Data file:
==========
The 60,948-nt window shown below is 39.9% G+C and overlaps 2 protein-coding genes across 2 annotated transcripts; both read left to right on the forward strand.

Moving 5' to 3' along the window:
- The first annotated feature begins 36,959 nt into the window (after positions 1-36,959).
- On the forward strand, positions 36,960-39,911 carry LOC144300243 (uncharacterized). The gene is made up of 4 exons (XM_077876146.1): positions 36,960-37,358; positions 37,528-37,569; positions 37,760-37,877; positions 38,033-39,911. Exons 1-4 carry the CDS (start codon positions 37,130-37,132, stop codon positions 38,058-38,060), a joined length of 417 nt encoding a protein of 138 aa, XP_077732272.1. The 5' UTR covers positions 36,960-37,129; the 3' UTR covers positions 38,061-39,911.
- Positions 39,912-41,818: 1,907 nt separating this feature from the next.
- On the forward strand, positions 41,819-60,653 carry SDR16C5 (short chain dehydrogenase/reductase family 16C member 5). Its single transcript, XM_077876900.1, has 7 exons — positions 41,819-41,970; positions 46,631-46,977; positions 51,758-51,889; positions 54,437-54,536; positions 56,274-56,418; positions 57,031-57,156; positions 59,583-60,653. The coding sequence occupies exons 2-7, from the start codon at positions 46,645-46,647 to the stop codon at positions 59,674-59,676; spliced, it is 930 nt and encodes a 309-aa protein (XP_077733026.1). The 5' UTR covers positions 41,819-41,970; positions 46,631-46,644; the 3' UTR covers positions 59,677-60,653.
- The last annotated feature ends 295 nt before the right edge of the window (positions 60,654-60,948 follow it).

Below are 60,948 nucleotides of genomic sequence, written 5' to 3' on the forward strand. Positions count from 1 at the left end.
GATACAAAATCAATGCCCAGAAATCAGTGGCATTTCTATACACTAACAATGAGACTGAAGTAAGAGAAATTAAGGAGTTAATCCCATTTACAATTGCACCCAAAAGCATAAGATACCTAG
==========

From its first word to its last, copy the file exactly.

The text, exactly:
The 60,948-nt window shown below is 39.9% G+C and overlaps 2 protein-coding genes across 2 annotated transcripts; both read left to right on the forward strand.

Moving 5' to 3' along the window:
- The first annotated feature begins 36,959 nt into the window (after positions 1-36,959).
- On the forward strand, positions 36,960-39,911 carry LOC144300243 (uncharacterized). The gene is made up of 4 exons (XM_077876146.1): positions 36,960-37,358; positions 37,528-37,569; positions 37,760-37,877; positions 38,033-39,911. Exons 1-4 carry the CDS (start codon positions 37,130-37,132, stop codon positions 38,058-38,060), a joined length of 417 nt encoding a protein of 138 aa, XP_077732272.1. The 5' UTR covers positions 36,960-37,129; the 3' UTR covers positions 38,061-39,911.
- Positions 39,912-41,818: 1,907 nt separating this feature from the next.
- On the forward strand, positions 41,819-60,653 carry SDR16C5 (short chain dehydrogenase/reductase family 16C member 5). Its single transcript, XM_077876900.1, has 7 exons — positions 41,819-41,970; positions 46,631-46,977; positions 51,758-51,889; positions 54,437-54,536; positions 56,274-56,418; positions 57,031-57,156; positions 59,583-60,653. The coding sequence occupies exons 2-7, from the start codon at positions 46,645-46,647 to the stop codon at positions 59,674-59,676; spliced, it is 930 nt and encodes a 309-aa protein (XP_077733026.1). The 5' UTR covers positions 41,819-41,970; positions 46,631-46,644; the 3' UTR covers positions 59,677-60,653.
- The last annotated feature ends 295 nt before the right edge of the window (positions 60,654-60,948 follow it).

Below are 60,948 nucleotides of genomic sequence, written 5' to 3' on the forward strand. Positions count from 1 at the left end.
GATACAAAATCAATGCCCAGAAATCAGTGGCATTTCTATACACTAACAATGAGACTGAAGTAAGAGAAATTAAGGAGTTAATCCCATTTACAATTGCACCCAAAAGCATAAGATACCTAG